Tuesday, May 22, 2007

More transportation

An FWD ice cargo carrier
Side view of the FWD.
A Tucker Sno-Cat
Another Tucker Sno-Cat
An M29 Weasel
A "Polecat"

Sunday, February 11, 2007

You can't have too many penguin photos

© David Eldred
Emperor Penguins on the ice, near McMurdo Station

Tuesday, February 6, 2007

McMurdo Nuclear Power Plant

© David Eldred
Part of the nuclear power plant is lifted off the USS Arneb onto the ice.
Marked on the side of the steel container: "Martin PM-A3 Nuclear Power Plant" (click photo to enlarge)
In August 1960, Congress authorized the construction of a nuclear power station for McMurdo Station. Martin Coroporation was awarded the $4 million contract for the plant. It was assembled and tested in Baltimore in fall 1961.
© David Eldred


More components of the nuclear power station wait to be unloaded from the USS Arneb.

In early November, 1961, the plant modules were loaded onto the USS Arneb in Rhode Island. On December 13, 1961, the ship arrived at McMurdo sound and began uloading on the ice.

© David Eldred


More nuclear components

All of the components of the nuclear plant were unloaded by December 29, 1961. The components were hauled over the ice on cargo sleds to the reactor site at McMurdo Station. Between January 1, and March 1, 1962 the plant was assembled and tested. On March 4, 1961 the plant was operational. Incredibly, the entire project had gone from Congressional approval to operation in 18 month - by today's standards, an amazing feat.

© David Eldred


Cargo sleds

Unfortunately, the nuclear power plant was not the answer to the station's needs that its proponents had hoped. The plant suffered several accidents and problems, from a fire in the containment tanks in fall 1962, to the coolant leak that sealed its fate in 1972. The plant was removed during the late 1970s.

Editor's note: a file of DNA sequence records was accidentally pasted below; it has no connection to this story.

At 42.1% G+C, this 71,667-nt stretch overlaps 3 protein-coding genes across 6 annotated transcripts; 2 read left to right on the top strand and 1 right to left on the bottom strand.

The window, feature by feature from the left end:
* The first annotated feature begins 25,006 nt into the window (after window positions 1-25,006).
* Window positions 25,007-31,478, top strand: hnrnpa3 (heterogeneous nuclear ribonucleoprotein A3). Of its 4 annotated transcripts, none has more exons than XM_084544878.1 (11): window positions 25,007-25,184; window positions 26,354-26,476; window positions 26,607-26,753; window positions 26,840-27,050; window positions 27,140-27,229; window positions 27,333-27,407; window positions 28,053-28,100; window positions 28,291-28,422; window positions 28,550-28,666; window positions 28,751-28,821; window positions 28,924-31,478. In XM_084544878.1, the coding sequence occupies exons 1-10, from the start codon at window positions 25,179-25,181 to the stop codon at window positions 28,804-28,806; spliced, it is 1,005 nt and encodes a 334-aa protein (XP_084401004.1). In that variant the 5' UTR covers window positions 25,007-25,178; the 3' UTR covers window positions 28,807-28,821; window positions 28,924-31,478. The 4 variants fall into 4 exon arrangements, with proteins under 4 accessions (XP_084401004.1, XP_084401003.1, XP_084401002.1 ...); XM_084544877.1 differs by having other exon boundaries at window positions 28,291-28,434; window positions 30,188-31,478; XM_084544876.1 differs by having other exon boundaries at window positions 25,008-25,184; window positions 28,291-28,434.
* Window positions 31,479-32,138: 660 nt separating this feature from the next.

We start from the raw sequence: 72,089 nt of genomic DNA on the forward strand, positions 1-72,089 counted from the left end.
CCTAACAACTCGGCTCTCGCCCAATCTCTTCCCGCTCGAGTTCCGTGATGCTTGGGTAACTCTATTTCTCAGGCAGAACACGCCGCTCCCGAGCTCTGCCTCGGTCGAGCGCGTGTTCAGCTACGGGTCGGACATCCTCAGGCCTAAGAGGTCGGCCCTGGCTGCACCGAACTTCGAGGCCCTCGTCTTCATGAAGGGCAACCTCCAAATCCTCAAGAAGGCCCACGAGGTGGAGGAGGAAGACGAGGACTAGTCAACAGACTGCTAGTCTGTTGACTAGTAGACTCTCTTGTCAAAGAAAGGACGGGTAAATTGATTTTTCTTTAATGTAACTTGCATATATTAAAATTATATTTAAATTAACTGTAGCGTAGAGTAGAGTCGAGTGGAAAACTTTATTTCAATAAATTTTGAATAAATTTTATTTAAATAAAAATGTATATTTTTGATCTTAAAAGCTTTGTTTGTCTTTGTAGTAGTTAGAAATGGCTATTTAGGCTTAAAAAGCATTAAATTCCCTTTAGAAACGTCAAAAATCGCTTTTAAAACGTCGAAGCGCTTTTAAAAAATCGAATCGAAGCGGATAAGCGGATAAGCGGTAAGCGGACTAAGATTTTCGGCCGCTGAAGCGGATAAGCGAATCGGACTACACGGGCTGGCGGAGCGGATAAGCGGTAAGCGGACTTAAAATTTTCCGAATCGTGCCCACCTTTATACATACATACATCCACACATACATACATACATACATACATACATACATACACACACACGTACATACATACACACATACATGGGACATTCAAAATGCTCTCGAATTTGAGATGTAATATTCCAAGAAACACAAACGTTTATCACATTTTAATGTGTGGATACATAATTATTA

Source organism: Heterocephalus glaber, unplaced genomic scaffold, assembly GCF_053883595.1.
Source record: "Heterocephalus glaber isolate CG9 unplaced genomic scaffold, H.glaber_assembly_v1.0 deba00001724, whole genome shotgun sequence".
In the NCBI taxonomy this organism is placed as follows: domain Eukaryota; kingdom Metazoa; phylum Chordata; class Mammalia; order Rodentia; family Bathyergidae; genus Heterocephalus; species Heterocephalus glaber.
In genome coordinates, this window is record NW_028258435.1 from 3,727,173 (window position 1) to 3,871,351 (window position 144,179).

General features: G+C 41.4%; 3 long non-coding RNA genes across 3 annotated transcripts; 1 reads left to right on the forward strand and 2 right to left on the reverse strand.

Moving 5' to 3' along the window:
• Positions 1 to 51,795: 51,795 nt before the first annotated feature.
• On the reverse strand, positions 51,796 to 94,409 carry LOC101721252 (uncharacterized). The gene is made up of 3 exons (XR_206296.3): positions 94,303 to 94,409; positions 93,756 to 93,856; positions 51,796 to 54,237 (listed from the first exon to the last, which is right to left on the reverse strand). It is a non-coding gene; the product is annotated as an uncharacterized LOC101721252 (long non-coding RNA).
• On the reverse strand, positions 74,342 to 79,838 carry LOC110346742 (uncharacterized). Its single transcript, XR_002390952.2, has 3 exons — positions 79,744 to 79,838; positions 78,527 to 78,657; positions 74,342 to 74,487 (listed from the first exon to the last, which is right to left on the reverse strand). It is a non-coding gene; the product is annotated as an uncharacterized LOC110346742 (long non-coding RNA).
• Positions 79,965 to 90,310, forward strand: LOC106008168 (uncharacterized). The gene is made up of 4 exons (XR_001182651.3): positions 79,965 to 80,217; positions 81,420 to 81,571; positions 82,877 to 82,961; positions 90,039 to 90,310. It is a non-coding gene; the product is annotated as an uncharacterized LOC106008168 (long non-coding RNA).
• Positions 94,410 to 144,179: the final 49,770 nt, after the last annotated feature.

Icy Dock

© David Eldred
The USS Arneb (AKA-56) moored to the ice at McMurdo.
An aircraft propeller can be seen lurking in the large crate on the ice next to the ship. (Click to enlarge.)

Ships are moored to the ice by means of a deadman, a post about 4' long. A hole is chipped into the ice, narrow at the top, and wider at the bottom. The deadman, with a rope looped around its middle, is wedged sideways into the hole in the ice. When the hole is filled up with water, snow, and ice the deadman becomes a solid part of the ice sheet.


One of the crew's many jokes.

"Here lies the body of an Eastwind deadman, placed here to commemorate the last Operation Deep Freeze by veteran Arctic Antarctic explorer the Duke of Eastwind BM1"

Sunday, February 4, 2007

Cargo off-loading at McMurdo

© David Eldred
A D-7 Caterpillar Bulldozer tows a train of cargo sleds across the ice.

The main mission of Operation Deep Freeze was to deliver goods, supplies, and scientific equipment. Food, drink, building materials, power equipment, fuel - almost everything the station needed was delivered by ship. During the 1961-62 operation, the USS Arneb (AKA-56) carried what was supposed to be the answer to all of McMurdo's electrical power needs - a nuclear power plant.

Ships tied up and unloaded on the ice. Dozens of vehicles, from buldozers to Snow Weasels, some towing cargo sleds, made their way out onto the ice to bring the cargo back to the base. Over the course of several weeks, the contents of each ship was disgorged onto the ice, loaded on cargo carriers, and hauled to McMurdo.

A D-8 Caterpillar Bulldozer hauls cargo sleds. Several D-8 Bulldozers were delivered to Antarcica for the IGY in 1956. Nearly 50 years later, the last of the D-8s were being retired.
Antarctic D-8s turn 50

Saturday, January 27, 2007

Hallett Station

© David Eldred

View of Hallett Station